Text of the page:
Postmenopausal Hormone Levels

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By Sarah E. and Noelina R. | Updated: Feb 26, 2020


Once postmenopause has been declared, a woman needs to keep a close eye on her postmenopausal hormone levels. The three principal reproductive hormones that take a lead in hormonal health during this time in her life are estrogen, progesterone, and testosterone.

Continue reading to learn more about postmenopausal hormone levels and what you can do for optimal well-being into your twilight years.

Postmenopausal hormone levels

Postmenopausal Estrogen Levels

When ovarian function stops, small amounts of estrogen are produced by converting adrenal precursors and adipose tissues, or body fat, into estrone and estradiol, two of the three types of estrogens.

However, because postmenopausal levels of hormones are normally lower than those of premenopausal levels, it is not uncommon for postmenopausal women to fall into a state of estrogen deficiency.1

This deficiency can provoke various hormonal imbalance symptoms, including hot flashes, mood swings, vaginal dryness, and more. If a deficiency is not addressed promptly, long-term health complications can arise as the years pass, including osteoporosis, incontinence, or dyspareunia.

On the other end of the spectrum, postmenopausal women may also suffer from estrogen dominance, especially those whose accumulated body fat produces excessive levels of hormones.

Estrogen dominance produces similar symptoms to those of a deficiency, such as hair loss, depression, water retention, and migraines. If left unattended, estrogen-dependent breast cancer or ovarian cancer as well as uterine fibroids can develop.

Postmenopausal Progesterone Levels

Similarly to estrogen, progesterone also plays an important role in the health of women after their menstruating years, where it is produced by the adrenal glands and other structures in lesser amounts. 

It is easy for postmenopausal women to become progesterone deficient, a state whose symptoms can be confused with those of low estrogen levels and include weight gain, memory loss, and allergies.2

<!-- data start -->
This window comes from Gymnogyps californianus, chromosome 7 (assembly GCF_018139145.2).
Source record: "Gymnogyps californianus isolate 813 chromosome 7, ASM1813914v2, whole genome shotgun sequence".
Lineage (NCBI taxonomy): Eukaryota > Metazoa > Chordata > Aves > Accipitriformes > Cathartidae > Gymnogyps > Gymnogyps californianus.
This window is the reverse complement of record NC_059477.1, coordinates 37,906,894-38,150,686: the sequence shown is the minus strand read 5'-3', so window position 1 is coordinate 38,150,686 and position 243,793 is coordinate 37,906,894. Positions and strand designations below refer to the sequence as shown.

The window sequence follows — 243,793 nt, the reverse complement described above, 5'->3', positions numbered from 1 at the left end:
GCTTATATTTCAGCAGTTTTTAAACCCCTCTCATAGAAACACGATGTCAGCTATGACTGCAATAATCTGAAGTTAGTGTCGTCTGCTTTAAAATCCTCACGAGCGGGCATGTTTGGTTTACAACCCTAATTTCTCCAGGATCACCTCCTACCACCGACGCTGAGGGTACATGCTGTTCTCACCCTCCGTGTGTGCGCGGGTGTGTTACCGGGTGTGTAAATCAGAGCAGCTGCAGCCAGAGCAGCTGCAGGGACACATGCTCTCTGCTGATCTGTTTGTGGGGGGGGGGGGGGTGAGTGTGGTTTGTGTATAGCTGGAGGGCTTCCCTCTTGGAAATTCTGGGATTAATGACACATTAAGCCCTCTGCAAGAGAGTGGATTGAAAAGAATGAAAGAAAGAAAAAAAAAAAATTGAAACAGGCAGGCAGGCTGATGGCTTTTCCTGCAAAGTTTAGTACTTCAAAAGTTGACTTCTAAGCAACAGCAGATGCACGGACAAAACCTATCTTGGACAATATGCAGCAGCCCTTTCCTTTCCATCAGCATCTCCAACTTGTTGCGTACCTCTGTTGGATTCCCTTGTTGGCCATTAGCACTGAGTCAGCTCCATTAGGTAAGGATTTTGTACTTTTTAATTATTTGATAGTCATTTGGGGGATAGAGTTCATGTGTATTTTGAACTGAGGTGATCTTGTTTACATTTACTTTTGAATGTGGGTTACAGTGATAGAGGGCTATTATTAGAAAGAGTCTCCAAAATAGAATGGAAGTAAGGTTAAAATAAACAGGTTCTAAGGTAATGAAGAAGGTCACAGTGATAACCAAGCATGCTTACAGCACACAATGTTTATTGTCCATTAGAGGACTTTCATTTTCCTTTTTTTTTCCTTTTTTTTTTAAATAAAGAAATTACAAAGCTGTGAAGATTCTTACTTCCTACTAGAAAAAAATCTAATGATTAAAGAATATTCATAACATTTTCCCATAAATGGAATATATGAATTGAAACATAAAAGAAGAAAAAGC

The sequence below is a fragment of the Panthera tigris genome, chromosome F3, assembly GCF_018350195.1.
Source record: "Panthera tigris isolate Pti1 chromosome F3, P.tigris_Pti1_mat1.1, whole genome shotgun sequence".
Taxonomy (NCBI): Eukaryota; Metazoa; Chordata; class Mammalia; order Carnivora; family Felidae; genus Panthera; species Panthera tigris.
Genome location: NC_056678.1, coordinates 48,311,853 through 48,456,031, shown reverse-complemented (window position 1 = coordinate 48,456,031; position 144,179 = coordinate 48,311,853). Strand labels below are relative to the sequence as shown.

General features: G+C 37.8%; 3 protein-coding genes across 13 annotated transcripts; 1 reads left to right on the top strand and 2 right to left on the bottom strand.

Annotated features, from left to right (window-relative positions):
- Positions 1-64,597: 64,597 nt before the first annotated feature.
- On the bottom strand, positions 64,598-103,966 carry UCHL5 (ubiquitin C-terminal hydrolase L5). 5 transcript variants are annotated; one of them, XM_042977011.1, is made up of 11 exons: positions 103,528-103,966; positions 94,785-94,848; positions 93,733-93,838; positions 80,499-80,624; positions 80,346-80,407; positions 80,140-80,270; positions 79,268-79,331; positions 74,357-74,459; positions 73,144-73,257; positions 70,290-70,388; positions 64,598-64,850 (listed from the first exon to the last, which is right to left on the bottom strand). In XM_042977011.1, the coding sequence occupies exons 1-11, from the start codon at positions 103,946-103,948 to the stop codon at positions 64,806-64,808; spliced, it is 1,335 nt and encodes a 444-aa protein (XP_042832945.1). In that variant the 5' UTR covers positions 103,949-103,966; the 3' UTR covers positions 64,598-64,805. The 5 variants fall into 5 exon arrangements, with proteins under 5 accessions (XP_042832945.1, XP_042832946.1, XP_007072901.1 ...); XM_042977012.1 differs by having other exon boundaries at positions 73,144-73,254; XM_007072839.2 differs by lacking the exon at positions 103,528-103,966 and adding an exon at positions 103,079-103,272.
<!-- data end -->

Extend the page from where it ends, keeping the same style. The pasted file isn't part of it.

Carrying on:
Unlike estrogen, the only way a woman's postmenopausal levels of progesterone can become excessive is if she is undergoing hormone replacement therapy (HRT) or some other exogenous hormone treatment where progesterone is purposefully introduced into the body in unnatural amounts.

Postmenopausal Testosterone Levels

Unlike estrogen and progesterone, testosterone is continually produced by the adrenal glands and ovaries into postmenopause. It is also converted to estrogens by enzymatic action in certain peripheral tissues.

Therefore, it is not as common for postmenopausal women to suffer from low testosterone levels except in the case of adrenal insufficiency; hysterectomy with or without oophorectomy; or estrogen therapy, among other extenuating factors.3

Nevertheless, low testosterone levels can cause symptoms of loss of libido, depressed mood, headaches, and a lack of energy, among others.

Moreover, one of the most common causes of high testosterone levels - no matter the age - is polycystic ovary syndrome (PCOS), which can cause symptoms of acne, hirsutism, anxiety, weight gain, male-patterned baldness, and more.

Postmenopause hormone levels chart


While many women find postmenopause empowering and freeing because they no longer have to worry about a monthly period or unplanned pregnancy, this does not mean they need to be any less cautious with their hormonal health. Yes, many menopause symptoms dissipate in postmenopause, but during this time, women are at a higher risk for other complications. As such, it is important to take preventative measures and pursue natural and effective postmenopause treatments. A happy, healthy, and symptom-free life begins and starts with you!

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